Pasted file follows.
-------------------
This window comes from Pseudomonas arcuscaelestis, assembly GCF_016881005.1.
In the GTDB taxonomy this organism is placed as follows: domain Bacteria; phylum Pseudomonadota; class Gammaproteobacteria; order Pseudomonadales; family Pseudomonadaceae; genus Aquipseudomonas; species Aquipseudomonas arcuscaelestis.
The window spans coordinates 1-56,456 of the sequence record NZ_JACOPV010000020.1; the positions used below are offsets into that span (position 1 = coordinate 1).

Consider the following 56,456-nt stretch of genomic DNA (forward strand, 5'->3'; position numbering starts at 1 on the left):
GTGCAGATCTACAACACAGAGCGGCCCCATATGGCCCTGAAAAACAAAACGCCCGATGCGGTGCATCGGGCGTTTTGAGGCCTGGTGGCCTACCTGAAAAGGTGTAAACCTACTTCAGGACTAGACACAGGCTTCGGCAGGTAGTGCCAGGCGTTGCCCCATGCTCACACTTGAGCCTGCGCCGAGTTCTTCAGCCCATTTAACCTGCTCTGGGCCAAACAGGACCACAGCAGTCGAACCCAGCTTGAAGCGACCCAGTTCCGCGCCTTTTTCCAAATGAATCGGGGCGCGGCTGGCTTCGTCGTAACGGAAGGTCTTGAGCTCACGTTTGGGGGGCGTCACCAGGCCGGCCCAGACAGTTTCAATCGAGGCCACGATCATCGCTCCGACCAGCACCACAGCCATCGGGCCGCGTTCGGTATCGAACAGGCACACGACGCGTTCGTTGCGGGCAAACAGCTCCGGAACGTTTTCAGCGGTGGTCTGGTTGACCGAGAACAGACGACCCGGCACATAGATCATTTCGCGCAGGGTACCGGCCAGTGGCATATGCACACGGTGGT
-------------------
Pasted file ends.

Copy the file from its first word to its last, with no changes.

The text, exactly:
This window comes from Pseudomonas arcuscaelestis, assembly GCF_016881005.1.
In the GTDB taxonomy this organism is placed as follows: domain Bacteria; phylum Pseudomonadota; class Gammaproteobacteria; order Pseudomonadales; family Pseudomonadaceae; genus Aquipseudomonas; species Aquipseudomonas arcuscaelestis.
The window spans coordinates 1-56,456 of the sequence record NZ_JACOPV010000020.1; the positions used below are offsets into that span (position 1 = coordinate 1).

Consider the following 56,456-nt stretch of genomic DNA (forward strand, 5'->3'; position numbering starts at 1 on the left):
GTGCAGATCTACAACACAGAGCGGCCCCATATGGCCCTGAAAAACAAAACGCCCGATGCGGTGCATCGGGCGTTTTGAGGCCTGGTGGCCTACCTGAAAAGGTGTAAACCTACTTCAGGACTAGACACAGGCTTCGGCAGGTAGTGCCAGGCGTTGCCCCATGCTCACACTTGAGCCTGCGCCGAGTTCTTCAGCCCATTTAACCTGCTCTGGGCCAAACAGGACCACAGCAGTCGAACCCAGCTTGAAGCGACCCAGTTCCGCGCCTTTTTCCAAATGAATCGGGGCGCGGCTGGCTTCGTCGTAACGGAAGGTCTTGAGCTCACGTTTGGGGGGCGTCACCAGGCCGGCCCAGACAGTTTCAATCGAGGCCACGATCATCGCTCCGACCAGCACCACAGCCATCGGGCCGCGTTCGGTATCGAACAGGCACACGACGCGTTCGTTGCGGGCAAACAGCTCCGGAACGTTTTCAGCGGTGGTCTGGTTGACCGAGAACAGACGACCCGGCACATAGATCATTTCGCGCAGGGTACCGGCCAGTGGCATATGCACACGGTGGT